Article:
Expanding on the COPE programme, the administration launched a new CCT to lift vulnerable households out of poverty under a joint social intervention programme with the World Bank.

The CCT programme was backed by a $1.3 billion funding commitment from the Nigerian government and a $500 million credit from the World Bank.

Under the Buhari’s CCT, beneficiaries received a monthly payment of N5, 000 from the government. The payment was made directly to the main caregiver of the household, typically the mother.

Furthermore, households received an additional N10, 000 if they had pregnant women and school children.

There were several surveys of CCT beneficiaries which indicated that it helped prevent malnutrition and improved the livelihood of the poorest households in Nigeria.

The former Minister of Humanitarian Affairs, Disaster Management and Social Development, Sadiya Umar Farouq, emphasized the success of the CCT stating in a press brief that since 2015, over 1 million households (7 million persons) had benefited.

However, looking at the overall data, the number of Nigerians in poverty increased from 40.1 percent in 2015 to 45 percent in 2023.
The data suggested that poor households were no better off compared to 2015.

There were several issues with the CCT programme under the Buhari administration.

First, was the amount of the cash transfer; beneficiaries acknowledged that the N5, 000 monthly payments was insufficient to make any significant change in their livelihoods.

There was also a lack of data on how the poorest and most vulnerable households were identified for inclusion in the social register.

The community targeting approach used merely relied on “subjective assessment,” which did not represent the household’s actual poverty level.

As documented, in some cases, the selection of beneficiaries was based on loyalty and personal relationships with the community leaders.

The programme also failed to publish data on its performance and the impact of the programme on beneficiaries.

The mere assertion of success based on the number of beneficiaries served and testimony of a few beneficiaries were not enough; the programme did not publish any data to prove how it helped to improve the livelihoods of the poorest households.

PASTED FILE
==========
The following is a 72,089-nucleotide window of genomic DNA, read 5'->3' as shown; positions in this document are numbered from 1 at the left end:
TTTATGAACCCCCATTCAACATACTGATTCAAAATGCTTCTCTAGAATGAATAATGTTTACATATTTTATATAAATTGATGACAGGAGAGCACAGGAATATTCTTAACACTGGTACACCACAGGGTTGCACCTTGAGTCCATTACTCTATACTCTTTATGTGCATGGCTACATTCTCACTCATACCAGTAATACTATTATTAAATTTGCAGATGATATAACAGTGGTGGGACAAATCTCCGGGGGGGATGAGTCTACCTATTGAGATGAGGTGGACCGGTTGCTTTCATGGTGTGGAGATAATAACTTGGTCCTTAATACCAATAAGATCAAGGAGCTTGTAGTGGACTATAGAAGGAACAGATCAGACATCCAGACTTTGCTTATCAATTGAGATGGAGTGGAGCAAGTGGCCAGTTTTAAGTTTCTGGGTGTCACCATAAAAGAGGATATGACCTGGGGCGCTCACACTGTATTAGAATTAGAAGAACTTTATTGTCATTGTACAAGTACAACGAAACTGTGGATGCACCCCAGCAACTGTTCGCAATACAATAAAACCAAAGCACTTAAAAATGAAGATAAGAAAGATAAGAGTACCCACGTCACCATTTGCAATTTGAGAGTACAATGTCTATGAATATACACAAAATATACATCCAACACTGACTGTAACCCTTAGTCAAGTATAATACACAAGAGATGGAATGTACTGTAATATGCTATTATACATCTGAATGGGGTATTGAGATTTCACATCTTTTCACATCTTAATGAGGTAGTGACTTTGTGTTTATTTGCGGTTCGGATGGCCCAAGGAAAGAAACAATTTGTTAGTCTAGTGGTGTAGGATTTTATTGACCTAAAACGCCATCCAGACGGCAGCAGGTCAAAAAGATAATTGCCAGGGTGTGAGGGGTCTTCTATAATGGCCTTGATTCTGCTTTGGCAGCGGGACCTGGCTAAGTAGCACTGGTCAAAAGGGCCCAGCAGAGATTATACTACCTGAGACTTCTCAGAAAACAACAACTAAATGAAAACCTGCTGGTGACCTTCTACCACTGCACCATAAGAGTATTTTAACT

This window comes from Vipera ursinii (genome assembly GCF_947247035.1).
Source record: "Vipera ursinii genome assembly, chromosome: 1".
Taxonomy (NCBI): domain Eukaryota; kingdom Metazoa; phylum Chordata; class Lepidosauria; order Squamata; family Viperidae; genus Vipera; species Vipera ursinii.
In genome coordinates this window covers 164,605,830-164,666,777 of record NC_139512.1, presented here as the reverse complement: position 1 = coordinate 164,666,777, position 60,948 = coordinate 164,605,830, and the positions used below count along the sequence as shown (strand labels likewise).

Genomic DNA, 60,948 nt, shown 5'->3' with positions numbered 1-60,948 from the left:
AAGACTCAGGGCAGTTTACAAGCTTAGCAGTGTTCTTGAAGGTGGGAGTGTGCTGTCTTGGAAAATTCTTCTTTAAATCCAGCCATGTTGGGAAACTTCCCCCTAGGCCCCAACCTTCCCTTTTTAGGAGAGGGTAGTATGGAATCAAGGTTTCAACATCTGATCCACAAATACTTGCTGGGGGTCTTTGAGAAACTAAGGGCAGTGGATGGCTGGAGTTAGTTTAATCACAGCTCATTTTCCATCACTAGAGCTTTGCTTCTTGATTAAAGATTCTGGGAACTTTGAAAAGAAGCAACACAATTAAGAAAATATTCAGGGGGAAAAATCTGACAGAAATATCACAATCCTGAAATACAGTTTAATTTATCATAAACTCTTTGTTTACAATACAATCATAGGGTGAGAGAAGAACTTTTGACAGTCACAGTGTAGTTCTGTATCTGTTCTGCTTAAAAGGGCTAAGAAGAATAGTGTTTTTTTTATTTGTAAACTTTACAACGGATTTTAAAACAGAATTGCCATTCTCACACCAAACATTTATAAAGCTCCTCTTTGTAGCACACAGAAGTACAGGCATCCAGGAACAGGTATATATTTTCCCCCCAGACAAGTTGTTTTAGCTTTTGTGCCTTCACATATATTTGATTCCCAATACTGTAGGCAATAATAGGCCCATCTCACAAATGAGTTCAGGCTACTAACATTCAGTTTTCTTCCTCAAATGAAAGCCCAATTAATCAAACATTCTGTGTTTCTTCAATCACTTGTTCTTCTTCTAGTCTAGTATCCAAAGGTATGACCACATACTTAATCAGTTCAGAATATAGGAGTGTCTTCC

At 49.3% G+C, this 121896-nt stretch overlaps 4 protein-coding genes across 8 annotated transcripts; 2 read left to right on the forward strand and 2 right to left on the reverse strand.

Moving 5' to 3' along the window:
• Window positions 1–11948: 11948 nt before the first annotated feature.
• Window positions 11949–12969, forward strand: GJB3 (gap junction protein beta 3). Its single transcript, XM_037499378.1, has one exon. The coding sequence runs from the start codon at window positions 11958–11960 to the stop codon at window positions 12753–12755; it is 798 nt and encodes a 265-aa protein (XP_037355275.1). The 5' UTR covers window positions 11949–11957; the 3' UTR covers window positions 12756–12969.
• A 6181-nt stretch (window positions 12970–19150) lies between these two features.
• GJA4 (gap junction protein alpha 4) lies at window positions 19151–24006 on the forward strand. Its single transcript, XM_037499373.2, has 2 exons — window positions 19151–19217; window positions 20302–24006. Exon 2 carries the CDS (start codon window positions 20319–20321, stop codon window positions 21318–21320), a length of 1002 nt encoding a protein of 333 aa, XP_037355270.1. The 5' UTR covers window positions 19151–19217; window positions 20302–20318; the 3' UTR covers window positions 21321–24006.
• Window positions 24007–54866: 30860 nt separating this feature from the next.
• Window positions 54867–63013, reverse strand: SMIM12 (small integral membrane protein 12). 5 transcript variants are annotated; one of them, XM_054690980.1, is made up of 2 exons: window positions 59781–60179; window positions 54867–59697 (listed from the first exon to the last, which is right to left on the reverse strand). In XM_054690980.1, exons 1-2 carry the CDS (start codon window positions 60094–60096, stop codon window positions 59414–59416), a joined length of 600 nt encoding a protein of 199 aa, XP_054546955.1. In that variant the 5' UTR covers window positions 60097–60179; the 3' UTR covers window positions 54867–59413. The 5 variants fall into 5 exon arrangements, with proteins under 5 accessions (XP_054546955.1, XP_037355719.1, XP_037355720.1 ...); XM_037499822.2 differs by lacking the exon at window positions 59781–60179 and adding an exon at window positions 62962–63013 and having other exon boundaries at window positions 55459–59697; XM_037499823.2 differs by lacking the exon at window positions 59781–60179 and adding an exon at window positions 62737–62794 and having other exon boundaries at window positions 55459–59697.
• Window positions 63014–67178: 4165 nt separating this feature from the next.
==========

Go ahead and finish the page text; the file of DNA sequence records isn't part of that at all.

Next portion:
Publishing this data would have created the necessary public awareness, improve programme accountability, and engender public support.

The geographical spread of its beneficiaries also raised public concerns.

The figure showed more beneficiaries in the northern geo-political zones compared to other zones, with the South East having the lowest number of beneficiaries.

While this was plausible because a significant number (65 percent) of the extremely poor live in the northern region, there was still a suspicion of regional favoritism, especially when the total number of beneficiaries in Jigawa State was about 14 times more than the total beneficiaries in the whole of the South East region (five states).

This uneven spread in the geographical coverage of beneficiaries raised questions about how the beneficiaries were selected, the lack of specificity, and the need for the policy to publish an accurate account of its methodology for selecting beneficiaries.

Buhari’s social register lacked credibility because it failed to answer the two fundamental questions of WHO and WHERE in digital addressing.

Any social register by the states that fails to address the two issues would amount to fraud and hypocrisy. Nigeria must learn to address socio economic problems from the root.

For the Tinubu government to succeed in its new efforts to lift Nigerians out of poverty, the socio-economically vulnerable Nigerians must first be digitally identified and addressed as the foundation for compiling a reliable, confidence building integrity based social investment register.

This is the minimum condition precedent for a decent state government-driven petroleum subsidy removal palliative.

The NEC cannot condemn and discard Buhari’s national cash register as unreliable, lacking integrity and replicate the same at states’ level. That will amount to the pot painting the kettle black.